(1) In spite of service the respondents 2 &3(the workman and the Engineering work's Union) did not file any return, the first respondent being the Industrial Tribunal, Delhi, actual date notice having been sent for the hearing on 18th September 1970 and the case having appeared on the cause list since then.
(2) The workman concerned (0m Parkash) was dismissed after the inquiry by the management on a charge of having deceived the company by charging Rs. 10 50 paise for four pitchers purchased from the bazar though he had paid a lesser amount. The workman had also submitte original bill of Rs. 10.50 paise as the cost of the pitchers and fitcy paise for cartage. When an Indus:rial dispute was raised and the matter was referred to the Industrial Tribuial Delhi, an award (copy of which is Annexure H to the petition) was passed setting aside his dismissal and directing his reinstatement, but without an emoluments or compensation for the period between the date of dismissal and date of reinstatement. The finding at the domestic inquiry, that four pitchers had been purchased for only Rs. 7.00 at the rate of Rs. 1/12.00 per pitcher and that he had submitted a false bill claiming an amount in excess of what he had paid for four pithcers was, however, upheld by the Tribunal which observed:
'Iam unable to hold that there is any breach of the natural justice in the matter of the inquiry Neither can it be hell, that the findings of the management on the material before them can be held to be perverse, or baseless.'
Non-the-less the Tribunal persuaded itself to order reinstatement on the ground that the punishment, of dismissal, was harsh. The Tribunal referred to the decision of the Supreme Court in Lakshmi Devi Sugar Mills Ltd. v. Pt. Ram Sarup. Though it noticed the observations of the Supreme Court that once the Tribunal came to the conclusion that a prima facie case had been made out against the workman in question it was not concerned with the measure of the punishment nor with the harshness or otherwise of the action proposed to be taken by the employer, except perhaps to the extent that it might bea,r on the question whether the action of the management was bona fide, still though that the observations in that case enabled the Tribunal, in a proper case, to find out whether having regard to all the circumstances of the case the punishment dealt out by the employer was harsh or excessive. I am unable to find any support for this view taken by the Tribunal from the observations made by the Supreme Court in the above said case. This aspect of the matter was also considered by the Supreme Court in later case M/s. Indian Iron and Steel Co. Ltd. and another v. The Workmen. S.K. Das J. observing as follows :-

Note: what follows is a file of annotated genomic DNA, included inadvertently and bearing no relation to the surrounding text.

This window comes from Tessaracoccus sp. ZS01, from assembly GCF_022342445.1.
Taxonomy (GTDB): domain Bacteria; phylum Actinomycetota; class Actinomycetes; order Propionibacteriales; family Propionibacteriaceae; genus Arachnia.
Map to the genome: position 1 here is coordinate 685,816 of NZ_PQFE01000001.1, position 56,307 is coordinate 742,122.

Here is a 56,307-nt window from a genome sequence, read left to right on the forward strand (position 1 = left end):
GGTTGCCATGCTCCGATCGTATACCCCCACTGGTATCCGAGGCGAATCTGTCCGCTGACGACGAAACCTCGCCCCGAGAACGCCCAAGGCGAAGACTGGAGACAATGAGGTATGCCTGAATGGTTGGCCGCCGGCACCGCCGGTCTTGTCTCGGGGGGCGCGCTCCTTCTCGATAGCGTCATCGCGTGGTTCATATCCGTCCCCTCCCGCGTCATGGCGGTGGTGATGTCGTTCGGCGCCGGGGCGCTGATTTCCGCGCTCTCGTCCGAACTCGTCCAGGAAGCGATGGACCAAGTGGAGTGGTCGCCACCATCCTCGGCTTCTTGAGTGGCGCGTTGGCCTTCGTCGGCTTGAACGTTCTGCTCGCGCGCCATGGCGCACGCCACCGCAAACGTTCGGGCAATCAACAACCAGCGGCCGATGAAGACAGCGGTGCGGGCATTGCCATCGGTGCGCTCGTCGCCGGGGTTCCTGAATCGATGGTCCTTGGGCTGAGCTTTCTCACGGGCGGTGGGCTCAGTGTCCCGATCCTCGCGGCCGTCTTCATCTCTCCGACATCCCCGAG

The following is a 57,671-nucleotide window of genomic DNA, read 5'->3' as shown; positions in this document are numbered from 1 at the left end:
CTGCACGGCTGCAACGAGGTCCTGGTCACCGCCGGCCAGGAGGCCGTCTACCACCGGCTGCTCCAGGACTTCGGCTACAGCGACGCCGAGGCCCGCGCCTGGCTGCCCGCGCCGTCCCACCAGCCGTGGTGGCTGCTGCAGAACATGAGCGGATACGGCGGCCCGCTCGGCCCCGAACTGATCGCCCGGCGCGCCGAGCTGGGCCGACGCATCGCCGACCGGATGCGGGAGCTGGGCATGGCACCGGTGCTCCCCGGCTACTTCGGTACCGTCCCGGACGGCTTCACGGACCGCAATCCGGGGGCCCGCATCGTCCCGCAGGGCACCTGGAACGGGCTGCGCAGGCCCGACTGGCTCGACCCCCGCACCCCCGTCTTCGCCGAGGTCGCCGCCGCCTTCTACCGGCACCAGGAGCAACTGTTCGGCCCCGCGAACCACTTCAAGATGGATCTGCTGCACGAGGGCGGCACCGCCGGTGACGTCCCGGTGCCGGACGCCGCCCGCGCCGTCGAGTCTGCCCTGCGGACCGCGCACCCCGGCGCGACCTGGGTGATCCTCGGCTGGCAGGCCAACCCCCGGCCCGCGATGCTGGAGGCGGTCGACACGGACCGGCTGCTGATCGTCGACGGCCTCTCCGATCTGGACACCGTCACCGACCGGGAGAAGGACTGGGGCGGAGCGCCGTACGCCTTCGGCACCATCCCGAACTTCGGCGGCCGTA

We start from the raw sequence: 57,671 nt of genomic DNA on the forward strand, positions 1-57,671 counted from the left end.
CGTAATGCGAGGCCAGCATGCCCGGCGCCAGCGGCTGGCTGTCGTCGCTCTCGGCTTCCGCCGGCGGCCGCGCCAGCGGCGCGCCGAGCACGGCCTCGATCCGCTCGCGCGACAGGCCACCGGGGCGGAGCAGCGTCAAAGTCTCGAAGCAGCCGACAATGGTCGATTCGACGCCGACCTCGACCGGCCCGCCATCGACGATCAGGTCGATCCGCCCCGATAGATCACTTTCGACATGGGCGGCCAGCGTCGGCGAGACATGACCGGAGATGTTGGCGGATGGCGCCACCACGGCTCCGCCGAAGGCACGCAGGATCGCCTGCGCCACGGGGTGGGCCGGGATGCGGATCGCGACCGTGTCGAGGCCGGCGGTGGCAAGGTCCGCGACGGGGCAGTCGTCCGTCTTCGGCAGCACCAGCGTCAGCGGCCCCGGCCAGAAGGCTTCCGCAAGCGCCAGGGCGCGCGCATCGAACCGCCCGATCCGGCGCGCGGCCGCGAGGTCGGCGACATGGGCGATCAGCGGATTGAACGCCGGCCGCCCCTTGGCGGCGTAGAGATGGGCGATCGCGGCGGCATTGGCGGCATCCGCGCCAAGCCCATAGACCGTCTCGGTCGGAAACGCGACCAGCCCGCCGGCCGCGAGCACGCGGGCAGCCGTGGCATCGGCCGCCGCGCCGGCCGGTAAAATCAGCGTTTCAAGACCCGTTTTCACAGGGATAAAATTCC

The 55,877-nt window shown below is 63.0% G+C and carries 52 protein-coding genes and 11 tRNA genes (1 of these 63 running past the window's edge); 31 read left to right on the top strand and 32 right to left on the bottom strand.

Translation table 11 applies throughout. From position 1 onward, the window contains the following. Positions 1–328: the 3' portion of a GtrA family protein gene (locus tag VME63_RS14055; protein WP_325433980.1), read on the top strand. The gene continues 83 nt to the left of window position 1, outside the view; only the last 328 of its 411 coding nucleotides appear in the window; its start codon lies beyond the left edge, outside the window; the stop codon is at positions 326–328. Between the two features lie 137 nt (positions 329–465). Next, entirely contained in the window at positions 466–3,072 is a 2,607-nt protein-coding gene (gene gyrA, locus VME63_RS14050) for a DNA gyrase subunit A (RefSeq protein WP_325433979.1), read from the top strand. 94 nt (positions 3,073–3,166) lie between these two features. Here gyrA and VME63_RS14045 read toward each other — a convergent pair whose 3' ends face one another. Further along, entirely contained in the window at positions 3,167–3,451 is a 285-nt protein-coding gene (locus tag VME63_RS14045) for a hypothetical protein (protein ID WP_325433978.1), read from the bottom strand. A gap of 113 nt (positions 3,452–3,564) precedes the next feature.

'............IF,the Tribunal proceeded on the footling that the company had decided to terminate the services of Chattoraj on the ground of his prejudicial and subversive activities then on being satisfied that Chattoraj was guilty of such activities the proper order would have been to give the company permission to dismiss Chattoraj.'
In a later case M/s. G. Mckenize & Co. v. Its. Workman J.L. Kapur J. observed that in the absence of circumstances vitiating the finding concerning the misconduct of the workman at a domestic inquiry, the subsequent dismissal could not be interfered with by Labour Appellate Tribunal in the appeal before it arising out of a reference made by the Government under section 10 ; the question of harshness of the sentence, once the charge was proved, was not a matter for the Tribunal. There is nothing in the present case to warrant inference that any unfair labour practice had been adopted or the punishment of dismissal made for any oblique reason.
(3) In the circumstances I am unable to sustain the order of the Industrial Tribunal. The said order of the Industrial Tribunal, reinstating the workman is quashed. The writ petition is accepted accordingly. There will be no order as to costs, the other side not even having entered appearance.